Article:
For me, triage is the scary part. We expect a huge influx of people coming to get whatever free stuff they can while it’s there, not yet believing that the programme is to continue. The danger is that the emergency cases will be hidden in the crowd.

The great thing about going back to work today was appreciating again the incredible warmth of the people that I work with here. I was only away for a week but everyone welcomed me with huge smiles and hugs and asked me about my holiday, my family, my journey and everything else. It’s so different from the working culture in the UK, where a brief nod would probably have done. After very mixed feelings leaving family and friends at home, today I felt really glad to be back.

26 March 2010, Emily Spry: The Strike Continues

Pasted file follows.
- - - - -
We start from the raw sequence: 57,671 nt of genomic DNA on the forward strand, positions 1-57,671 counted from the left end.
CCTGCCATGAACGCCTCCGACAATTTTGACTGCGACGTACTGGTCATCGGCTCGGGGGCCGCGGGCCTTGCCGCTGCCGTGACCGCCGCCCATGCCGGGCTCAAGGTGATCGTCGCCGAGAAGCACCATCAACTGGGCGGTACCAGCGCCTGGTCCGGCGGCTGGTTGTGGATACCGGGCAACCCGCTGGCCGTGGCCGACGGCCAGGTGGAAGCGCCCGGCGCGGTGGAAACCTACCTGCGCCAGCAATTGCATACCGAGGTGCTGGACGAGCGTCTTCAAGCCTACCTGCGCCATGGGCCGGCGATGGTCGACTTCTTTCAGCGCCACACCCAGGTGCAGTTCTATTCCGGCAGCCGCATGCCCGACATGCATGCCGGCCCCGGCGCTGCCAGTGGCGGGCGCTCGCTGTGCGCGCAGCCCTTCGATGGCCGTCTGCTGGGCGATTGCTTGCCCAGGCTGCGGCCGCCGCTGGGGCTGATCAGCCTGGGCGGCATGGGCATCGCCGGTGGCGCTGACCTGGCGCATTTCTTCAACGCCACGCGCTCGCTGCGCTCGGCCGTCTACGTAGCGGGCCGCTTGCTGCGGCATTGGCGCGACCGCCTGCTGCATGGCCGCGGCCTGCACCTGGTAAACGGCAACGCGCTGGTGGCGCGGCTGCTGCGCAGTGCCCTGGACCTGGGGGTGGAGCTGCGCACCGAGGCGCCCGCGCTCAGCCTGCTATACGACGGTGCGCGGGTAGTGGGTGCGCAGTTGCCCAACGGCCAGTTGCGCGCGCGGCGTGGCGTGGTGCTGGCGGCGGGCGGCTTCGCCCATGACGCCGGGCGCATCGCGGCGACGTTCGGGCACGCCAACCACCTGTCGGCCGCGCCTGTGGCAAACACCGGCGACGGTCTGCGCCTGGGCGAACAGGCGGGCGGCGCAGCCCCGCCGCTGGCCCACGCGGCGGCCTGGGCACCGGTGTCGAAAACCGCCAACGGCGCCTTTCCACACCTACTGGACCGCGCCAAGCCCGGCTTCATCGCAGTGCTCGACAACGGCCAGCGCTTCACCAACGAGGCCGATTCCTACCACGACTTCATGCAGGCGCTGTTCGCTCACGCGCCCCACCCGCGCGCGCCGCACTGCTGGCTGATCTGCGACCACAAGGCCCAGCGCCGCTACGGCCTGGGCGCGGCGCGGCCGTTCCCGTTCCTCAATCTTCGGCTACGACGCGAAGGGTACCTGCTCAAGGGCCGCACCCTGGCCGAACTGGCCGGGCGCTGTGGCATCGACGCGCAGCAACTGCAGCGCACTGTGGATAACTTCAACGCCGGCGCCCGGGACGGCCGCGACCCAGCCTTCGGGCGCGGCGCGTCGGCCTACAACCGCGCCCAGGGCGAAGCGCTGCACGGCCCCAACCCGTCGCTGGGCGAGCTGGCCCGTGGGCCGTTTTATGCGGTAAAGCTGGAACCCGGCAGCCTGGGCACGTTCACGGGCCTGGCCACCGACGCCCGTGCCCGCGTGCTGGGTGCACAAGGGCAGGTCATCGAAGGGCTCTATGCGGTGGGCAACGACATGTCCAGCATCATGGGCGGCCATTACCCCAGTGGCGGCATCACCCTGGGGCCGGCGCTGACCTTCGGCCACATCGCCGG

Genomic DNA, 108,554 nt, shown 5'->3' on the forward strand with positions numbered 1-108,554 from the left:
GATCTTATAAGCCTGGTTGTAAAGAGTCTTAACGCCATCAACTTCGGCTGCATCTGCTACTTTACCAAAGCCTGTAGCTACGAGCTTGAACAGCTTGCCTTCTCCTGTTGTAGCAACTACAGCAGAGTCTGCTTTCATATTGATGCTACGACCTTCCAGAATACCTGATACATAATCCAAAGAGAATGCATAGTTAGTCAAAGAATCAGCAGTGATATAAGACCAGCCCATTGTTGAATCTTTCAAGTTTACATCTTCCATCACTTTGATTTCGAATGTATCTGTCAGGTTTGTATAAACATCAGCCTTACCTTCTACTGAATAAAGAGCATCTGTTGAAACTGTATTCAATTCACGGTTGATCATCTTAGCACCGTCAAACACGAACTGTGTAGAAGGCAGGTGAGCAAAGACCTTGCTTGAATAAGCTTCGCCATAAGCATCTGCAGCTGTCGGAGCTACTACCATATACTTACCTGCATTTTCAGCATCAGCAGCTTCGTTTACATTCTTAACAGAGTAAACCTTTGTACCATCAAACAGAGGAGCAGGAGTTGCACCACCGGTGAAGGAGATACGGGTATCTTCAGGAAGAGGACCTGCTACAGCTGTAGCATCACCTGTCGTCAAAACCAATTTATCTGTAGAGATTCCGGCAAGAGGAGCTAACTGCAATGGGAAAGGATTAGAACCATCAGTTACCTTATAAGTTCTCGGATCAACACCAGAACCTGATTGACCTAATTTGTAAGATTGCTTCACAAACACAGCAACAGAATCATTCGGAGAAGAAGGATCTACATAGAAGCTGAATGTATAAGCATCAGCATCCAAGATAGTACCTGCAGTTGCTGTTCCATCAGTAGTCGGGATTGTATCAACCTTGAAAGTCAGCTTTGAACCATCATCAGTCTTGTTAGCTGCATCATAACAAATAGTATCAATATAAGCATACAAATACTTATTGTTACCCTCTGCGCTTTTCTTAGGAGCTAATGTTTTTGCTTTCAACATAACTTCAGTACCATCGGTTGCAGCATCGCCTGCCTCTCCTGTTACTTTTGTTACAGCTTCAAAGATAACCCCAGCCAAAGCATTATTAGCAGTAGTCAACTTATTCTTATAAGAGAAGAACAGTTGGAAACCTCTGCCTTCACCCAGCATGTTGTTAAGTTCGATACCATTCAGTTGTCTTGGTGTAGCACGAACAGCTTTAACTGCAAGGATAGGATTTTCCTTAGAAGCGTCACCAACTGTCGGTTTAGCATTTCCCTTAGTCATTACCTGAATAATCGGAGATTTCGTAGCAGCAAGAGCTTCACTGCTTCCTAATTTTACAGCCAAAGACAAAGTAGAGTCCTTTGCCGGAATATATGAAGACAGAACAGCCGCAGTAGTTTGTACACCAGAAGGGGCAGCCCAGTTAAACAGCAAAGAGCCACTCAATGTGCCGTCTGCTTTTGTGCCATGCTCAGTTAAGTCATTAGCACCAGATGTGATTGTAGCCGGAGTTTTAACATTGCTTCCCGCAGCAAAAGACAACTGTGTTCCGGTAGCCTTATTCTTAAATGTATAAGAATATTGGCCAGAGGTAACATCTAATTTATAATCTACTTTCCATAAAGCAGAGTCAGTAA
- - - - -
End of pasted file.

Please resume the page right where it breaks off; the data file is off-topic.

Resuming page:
After 11 days, the total strike of all government healthcare workers in Sierra Leone has finally been elevated to a BBC World Service African news headline.

Yesterday, the President called all the doctors and nurses to a meeting in a room at the Stadium.
I was also indirectly invited, but decided that it would be better to stay away.

As you know, I’m entirely sympathetic of the doctors and nurses, although I do very much regret the suffering the strike is inflicting on those poor people who rely on public healthcare. The Welbodi Partnership has always said that staff must be paid appropriately as an essential part of any attempt to improve healthcare here. It’s common sense that nurses cannot work for the Government in any meaningful way when they are not paid enough to cover their transport costs to and from work.

At the same time, we are only able to work in a Government Hospital because of the approval and cooperation of said Government. I was very keen to avoid being asked to come out for one side or the other in a public meeting!